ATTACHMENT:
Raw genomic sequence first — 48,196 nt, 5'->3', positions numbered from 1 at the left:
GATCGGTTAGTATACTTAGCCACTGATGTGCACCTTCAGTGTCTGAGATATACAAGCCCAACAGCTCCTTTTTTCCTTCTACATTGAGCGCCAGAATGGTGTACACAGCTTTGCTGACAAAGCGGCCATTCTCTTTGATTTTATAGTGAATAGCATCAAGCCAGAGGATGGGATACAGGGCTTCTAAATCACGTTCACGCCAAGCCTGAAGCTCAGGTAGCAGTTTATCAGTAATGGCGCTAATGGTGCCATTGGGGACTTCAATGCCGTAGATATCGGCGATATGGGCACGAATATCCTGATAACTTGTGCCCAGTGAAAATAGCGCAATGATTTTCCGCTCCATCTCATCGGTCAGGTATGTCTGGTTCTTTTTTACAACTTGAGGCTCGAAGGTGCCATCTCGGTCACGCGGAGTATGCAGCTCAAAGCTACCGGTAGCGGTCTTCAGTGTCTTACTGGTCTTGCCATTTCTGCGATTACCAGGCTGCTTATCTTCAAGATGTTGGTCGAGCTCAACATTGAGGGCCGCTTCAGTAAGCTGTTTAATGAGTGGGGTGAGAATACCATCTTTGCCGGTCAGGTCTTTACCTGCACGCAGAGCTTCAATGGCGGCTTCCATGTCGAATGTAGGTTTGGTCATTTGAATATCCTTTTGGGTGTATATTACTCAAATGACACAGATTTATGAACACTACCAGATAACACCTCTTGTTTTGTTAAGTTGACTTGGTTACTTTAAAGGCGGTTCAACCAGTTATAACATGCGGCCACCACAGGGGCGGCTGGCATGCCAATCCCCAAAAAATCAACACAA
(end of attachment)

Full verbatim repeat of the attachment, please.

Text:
Raw genomic sequence first — 48,196 nt, 5'->3', positions numbered from 1 at the left:
GATCGGTTAGTATACTTAGCCACTGATGTGCACCTTCAGTGTCTGAGATATACAAGCCCAACAGCTCCTTTTTTCCTTCTACATTGAGCGCCAGAATGGTGTACACAGCTTTGCTGACAAAGCGGCCATTCTCTTTGATTTTATAGTGAATAGCATCAAGCCAGAGGATGGGATACAGGGCTTCTAAATCACGTTCACGCCAAGCCTGAAGCTCAGGTAGCAGTTTATCAGTAATGGCGCTAATGGTGCCATTGGGGACTTCAATGCCGTAGATATCGGCGATATGGGCACGAATATCCTGATAACTTGTGCCCAGTGAAAATAGCGCAATGATTTTCCGCTCCATCTCATCGGTCAGGTATGTCTGGTTCTTTTTTACAACTTGAGGCTCGAAGGTGCCATCTCGGTCACGCGGAGTATGCAGCTCAAAGCTACCGGTAGCGGTCTTCAGTGTCTTACTGGTCTTGCCATTTCTGCGATTACCAGGCTGCTTATCTTCAAGATGTTGGTCGAGCTCAACATTGAGGGCCGCTTCAGTAAGCTGTTTAATGAGTGGGGTGAGAATACCATCTTTGCCGGTCAGGTCTTTACCTGCACGCAGAGCTTCAATGGCGGCTTCCATGTCGAATGTAGGTTTGGTCATTTGAATATCCTTTTGGGTGTATATTACTCAAATGACACAGATTTATGAACACTACCAGATAACACCTCTTGTTTTGTTAAGTTGACTTGGTTACTTTAAAGGCGGTTCAACCAGTTATAACATGCGGCCACCACAGGGGCGGCTGGCATGCCAATCCCCAAAAAATCAACACAA